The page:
Recent media coverage of massive, crippling DDoS attacks against Undernet, one of the largest IRC (Internet relay chat) networks, indicates the mere tip of an iceberg. In an informal survey of IRC administrators from Undernet, IRCNet, EFnet, and AustNet, we've learned that DDoSing kiddiots have been gobbling up enough bandwidth to make the entire project too expensive to maintain.
IRC is a non-profit, non-commercial, text-oriented chat environment; it's not at all mousey -- you actually do everything at the keyboard (imagine that); and most client interfaces are clean, devoid intelligence-insulting cutesy ICQ-esque noises, bells, whistles and graphics.
It's run by volunteers and is kept alive with donated hardware and bandwidth. It's one of the last Internet spaces which remains virtually free of corporate slickness, influence and management.
Users are encouraged to establish their own channels ('chatrooms' in AOL-ish parlance) and many of the networks provide pre-configured bots which can be used to maintain control of a channel, or will permit users to configure and run their own.
Bots can, of course, be malicious, so those networks which permit user-configured bots offer the most entertaining environments for malicious script kiddies, and pitfalls for innocent newbies.
IRC is also a splendid virtual battlefield for IP war, and this, too, is one of its many charms. Clueless users can be booted, spoofed, infected with viruses and Trojans, hacked, and flooded with ease and to endless amusement. Channel takeovers, too, are common, and struggles for control lead to everlasting feuds.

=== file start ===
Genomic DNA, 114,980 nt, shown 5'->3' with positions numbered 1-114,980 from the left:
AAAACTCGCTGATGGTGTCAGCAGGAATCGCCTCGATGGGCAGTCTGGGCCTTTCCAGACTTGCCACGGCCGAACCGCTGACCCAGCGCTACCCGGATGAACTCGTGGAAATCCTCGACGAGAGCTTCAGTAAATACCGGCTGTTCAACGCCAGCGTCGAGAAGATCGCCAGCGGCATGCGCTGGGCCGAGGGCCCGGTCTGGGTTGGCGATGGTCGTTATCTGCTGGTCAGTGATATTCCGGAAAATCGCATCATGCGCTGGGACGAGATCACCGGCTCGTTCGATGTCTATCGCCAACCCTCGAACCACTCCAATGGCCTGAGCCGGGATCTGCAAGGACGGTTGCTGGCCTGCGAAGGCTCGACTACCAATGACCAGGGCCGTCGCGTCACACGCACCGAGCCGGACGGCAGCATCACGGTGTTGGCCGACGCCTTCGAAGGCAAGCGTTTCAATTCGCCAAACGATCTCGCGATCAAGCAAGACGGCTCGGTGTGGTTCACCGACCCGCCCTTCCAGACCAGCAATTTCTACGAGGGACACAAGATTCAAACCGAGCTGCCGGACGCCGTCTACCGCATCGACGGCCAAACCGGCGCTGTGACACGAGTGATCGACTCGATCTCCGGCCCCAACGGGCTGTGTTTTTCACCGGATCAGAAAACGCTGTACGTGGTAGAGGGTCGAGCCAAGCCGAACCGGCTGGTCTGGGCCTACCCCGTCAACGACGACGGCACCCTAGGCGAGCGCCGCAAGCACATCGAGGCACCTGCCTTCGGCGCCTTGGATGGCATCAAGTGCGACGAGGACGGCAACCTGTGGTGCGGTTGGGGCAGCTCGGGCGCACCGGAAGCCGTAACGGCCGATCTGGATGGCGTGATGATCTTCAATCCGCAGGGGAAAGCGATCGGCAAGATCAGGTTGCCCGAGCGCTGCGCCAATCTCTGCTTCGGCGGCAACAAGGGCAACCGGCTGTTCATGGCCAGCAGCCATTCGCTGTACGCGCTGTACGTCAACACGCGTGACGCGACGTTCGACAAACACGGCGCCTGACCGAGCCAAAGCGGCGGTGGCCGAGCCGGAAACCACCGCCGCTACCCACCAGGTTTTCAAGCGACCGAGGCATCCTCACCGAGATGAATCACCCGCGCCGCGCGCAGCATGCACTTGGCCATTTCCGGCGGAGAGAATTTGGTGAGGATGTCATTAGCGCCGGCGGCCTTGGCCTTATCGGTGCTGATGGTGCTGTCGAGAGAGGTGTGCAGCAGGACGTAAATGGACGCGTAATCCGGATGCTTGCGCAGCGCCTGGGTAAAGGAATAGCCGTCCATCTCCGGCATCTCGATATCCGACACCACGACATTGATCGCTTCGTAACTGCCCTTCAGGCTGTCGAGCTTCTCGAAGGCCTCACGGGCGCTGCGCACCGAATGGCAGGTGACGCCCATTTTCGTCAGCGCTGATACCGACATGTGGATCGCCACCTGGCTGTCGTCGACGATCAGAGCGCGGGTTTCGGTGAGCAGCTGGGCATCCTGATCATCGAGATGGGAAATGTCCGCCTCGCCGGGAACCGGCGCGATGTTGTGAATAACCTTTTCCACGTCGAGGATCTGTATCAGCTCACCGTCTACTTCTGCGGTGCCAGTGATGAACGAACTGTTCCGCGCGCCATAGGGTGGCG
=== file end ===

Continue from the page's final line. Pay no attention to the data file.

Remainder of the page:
But because of IRC's very appealing ad hoc nature, the infrastructure, too, is quite vulnerable. The protocol is open source, enabling users to write their own scripts conveniently, whether creative or destructive. This tempts many aspiring kiddiots to test their minimal malicious skillz with such aggravating pursuits as splitting networked servers from each other in order to take over channels.
This is more of a total-war approach, affecting 'civilians' as much as combatants. By isolating a server, one effectively boots all users (bots included) from it, which then makes it a snap to take over a busy channel. The idea is to set up a malicious bot quickly and then join the server back into the stream, with yourself in (temporary) control.
Undeniable fun, but in the end it might spoil the show for all involved. Massive, distributed packet floods (DDoS attacks) work nicely here, but they also devour so much bandwidth that the service providers find themselves donating far more of their costly resources than they ever intended. Many are complaining; others have simply withdrawn their support because it's become too expensive.
"My own prediction is that if wide-spread Denial of Service attacks continue on IRC, it may not exist for much longer," one IRC administrator told The Register. "What a pity that would be."